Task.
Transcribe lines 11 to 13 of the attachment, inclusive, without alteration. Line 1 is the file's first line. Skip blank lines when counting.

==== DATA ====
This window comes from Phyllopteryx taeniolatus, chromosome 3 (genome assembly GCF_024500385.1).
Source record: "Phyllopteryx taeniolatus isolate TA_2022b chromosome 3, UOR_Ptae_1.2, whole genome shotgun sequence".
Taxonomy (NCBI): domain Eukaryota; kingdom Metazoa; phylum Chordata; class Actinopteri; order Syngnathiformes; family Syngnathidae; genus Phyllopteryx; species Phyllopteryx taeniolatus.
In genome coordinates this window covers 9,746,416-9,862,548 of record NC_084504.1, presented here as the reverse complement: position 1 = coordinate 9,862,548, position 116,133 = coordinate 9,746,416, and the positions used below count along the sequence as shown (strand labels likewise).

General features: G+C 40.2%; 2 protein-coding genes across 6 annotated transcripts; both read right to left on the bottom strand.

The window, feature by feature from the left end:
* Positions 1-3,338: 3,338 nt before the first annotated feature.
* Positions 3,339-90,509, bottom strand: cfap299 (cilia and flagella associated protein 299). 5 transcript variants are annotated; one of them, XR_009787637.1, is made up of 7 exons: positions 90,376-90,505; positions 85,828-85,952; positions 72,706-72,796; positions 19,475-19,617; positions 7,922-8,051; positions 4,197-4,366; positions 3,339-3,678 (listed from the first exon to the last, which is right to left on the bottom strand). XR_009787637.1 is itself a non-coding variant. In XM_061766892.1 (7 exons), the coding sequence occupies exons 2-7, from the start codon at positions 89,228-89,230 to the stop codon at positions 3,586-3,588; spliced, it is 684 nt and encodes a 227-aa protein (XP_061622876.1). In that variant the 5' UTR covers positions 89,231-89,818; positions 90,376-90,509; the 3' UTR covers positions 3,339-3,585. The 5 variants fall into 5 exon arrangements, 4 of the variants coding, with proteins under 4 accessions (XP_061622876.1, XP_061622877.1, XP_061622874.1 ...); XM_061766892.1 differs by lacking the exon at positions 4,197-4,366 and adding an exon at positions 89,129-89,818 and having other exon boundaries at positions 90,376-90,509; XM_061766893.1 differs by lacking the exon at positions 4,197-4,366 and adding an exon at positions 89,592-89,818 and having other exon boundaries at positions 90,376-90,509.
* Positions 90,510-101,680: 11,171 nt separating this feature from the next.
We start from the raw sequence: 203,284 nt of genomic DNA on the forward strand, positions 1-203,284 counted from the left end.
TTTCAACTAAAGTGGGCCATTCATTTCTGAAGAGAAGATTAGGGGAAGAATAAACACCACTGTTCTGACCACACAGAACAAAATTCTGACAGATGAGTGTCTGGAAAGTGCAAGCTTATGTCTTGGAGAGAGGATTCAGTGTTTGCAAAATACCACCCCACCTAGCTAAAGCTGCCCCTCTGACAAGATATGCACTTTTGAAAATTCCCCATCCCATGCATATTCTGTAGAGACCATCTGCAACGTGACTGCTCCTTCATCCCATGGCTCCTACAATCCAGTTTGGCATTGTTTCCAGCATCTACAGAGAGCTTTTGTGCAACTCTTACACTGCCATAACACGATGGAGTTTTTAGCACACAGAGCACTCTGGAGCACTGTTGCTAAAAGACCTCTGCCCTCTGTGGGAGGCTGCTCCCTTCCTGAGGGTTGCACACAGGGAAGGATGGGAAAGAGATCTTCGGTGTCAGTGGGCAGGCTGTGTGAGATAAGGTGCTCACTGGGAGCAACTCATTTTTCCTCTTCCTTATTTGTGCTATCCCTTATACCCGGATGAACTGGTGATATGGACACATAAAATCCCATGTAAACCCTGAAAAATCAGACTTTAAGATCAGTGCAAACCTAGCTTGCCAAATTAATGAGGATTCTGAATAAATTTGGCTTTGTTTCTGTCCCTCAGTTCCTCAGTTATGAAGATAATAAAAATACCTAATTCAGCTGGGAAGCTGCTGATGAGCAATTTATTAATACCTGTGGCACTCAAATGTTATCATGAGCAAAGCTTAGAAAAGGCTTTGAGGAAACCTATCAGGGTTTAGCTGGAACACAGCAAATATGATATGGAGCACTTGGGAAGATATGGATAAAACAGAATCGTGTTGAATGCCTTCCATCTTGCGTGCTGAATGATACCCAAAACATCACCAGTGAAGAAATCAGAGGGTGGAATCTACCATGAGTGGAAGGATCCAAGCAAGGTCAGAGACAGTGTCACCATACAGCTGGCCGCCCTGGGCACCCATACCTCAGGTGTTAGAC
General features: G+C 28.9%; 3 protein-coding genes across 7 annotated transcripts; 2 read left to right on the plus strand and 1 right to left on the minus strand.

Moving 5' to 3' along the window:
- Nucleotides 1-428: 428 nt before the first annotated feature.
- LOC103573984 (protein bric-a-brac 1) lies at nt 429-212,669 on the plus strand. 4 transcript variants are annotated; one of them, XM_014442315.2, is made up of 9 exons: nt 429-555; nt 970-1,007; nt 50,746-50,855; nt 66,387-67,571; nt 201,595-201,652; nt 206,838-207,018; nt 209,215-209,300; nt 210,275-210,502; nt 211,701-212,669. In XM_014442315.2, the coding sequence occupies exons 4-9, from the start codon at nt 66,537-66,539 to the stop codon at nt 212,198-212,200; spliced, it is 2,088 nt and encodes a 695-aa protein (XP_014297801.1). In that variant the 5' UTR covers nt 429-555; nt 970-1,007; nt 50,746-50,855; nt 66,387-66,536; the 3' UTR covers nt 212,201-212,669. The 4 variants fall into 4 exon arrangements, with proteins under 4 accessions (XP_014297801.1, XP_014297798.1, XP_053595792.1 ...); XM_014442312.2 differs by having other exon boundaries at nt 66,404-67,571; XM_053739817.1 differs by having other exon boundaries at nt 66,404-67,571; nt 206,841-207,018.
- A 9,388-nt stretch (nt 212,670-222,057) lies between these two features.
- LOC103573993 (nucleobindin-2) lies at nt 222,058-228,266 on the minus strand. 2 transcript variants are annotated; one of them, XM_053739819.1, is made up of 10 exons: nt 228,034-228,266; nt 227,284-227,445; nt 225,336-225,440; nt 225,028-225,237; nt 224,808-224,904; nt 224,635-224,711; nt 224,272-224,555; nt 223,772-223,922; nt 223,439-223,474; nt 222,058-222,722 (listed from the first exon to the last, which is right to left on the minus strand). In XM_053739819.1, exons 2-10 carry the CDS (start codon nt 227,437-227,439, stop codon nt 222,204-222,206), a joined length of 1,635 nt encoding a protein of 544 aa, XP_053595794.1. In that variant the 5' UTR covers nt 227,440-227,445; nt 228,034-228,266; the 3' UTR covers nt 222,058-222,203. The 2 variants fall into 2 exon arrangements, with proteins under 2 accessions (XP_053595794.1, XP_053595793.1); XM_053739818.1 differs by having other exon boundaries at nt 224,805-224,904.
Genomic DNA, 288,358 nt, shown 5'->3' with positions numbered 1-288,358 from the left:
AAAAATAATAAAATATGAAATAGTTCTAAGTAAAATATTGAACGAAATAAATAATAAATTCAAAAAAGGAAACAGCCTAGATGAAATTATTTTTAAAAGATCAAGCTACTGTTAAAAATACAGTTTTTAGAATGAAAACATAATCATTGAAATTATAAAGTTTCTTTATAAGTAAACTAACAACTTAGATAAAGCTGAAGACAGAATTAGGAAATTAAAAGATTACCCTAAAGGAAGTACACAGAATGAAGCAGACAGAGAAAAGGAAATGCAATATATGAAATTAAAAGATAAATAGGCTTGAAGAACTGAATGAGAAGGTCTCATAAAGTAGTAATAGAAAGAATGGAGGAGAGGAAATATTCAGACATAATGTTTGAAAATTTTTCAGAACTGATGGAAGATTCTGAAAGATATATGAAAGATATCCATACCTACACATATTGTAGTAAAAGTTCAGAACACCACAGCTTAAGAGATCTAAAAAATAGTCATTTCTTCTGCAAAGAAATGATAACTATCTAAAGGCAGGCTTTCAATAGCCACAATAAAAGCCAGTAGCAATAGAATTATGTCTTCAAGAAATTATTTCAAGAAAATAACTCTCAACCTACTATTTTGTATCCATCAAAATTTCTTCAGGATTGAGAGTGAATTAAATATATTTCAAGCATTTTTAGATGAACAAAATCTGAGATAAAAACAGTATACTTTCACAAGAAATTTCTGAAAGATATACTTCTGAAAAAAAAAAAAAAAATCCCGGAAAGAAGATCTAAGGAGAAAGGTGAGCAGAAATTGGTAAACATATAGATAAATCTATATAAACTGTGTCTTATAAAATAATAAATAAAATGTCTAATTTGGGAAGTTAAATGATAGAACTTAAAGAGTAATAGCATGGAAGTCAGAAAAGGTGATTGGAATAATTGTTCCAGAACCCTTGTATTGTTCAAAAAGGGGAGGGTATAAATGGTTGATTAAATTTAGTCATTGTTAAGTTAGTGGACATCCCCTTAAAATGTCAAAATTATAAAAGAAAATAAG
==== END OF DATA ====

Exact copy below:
TTTCAACTAAAGTGGGCCATTCATTTCTGAAGAGAAGATTAGGGGAAGAATAAACACCACTGTTCTGACCACACAGAACAAAATTCTGACAGATGAGTGTCTGGAAAGTGCAAGCTTATGTCTTGGAGAGAGGATTCAGTGTTTGCAAAATACCACCCCACCTAGCTAAAGCTGCCCCTCTGACAAGATATGCACTTTTGAAAATTCCCCATCCCATGCATATTCTGTAGAGACCATCTGCAACGTGACTGCTCCTTCATCCCATGGCTCCTACAATCCAGTTTGGCATTGTTTCCAGCATCTACAGAGAGCTTTTGTGCAACTCTTACACTGCCATAACACGATGGAGTTTTTAGCACACAGAGCACTCTGGAGCACTGTTGCTAAAAGACCTCTGCCCTCTGTGGGAGGCTGCTCCCTTCCTGAGGGTTGCACACAGGGAAGGATGGGAAAGAGATCTTCGGTGTCAGTGGGCAGGCTGTGTGAGATAAGGTGCTCACTGGGAGCAACTCATTTTTCCTCTTCCTTATTTGTGCTATCCCTTATACCCGGATGAACTGGTGATATGGACACATAAAATCCCATGTAAACCCTGAAAAATCAGACTTTAAGATCAGTGCAAACCTAGCTTGCCAAATTAATGAGGATTCTGAATAAATTTGGCTTTGTTTCTGTCCCTCAGTTCCTCAGTTATGAAGATAATAAAAATACCTAATTCAGCTGGGAAGCTGCTGATGAGCAATTTATTAATACCTGTGGCACTCAAATGTTATCATGAGCAAAGCTTAGAAAAGGCTTTGAGGAAACCTATCAGGGTTTAGCTGGAACACAGCAAATATGATATGGAGCACTTGGGAAGATATGGATAAAACAGAATCGTGTTGAATGCCTTCCATCTTGCGTGCTGAATGATACCCAAAACATCACCAGTGAAGAAATCAGAGGGTGGAATCTACCATGAGTGGAAGGATCCAAGCAAGGTCAGAGACAGTGTCACCATACAGCTGGCCGCCCTGGGCACCCATACCTCAGGTGTTAGAC
General features: G+C 28.9%; 3 protein-coding genes across 7 annotated transcripts; 2 read left to right on the plus strand and 1 right to left on the minus strand.

Moving 5' to 3' along the window: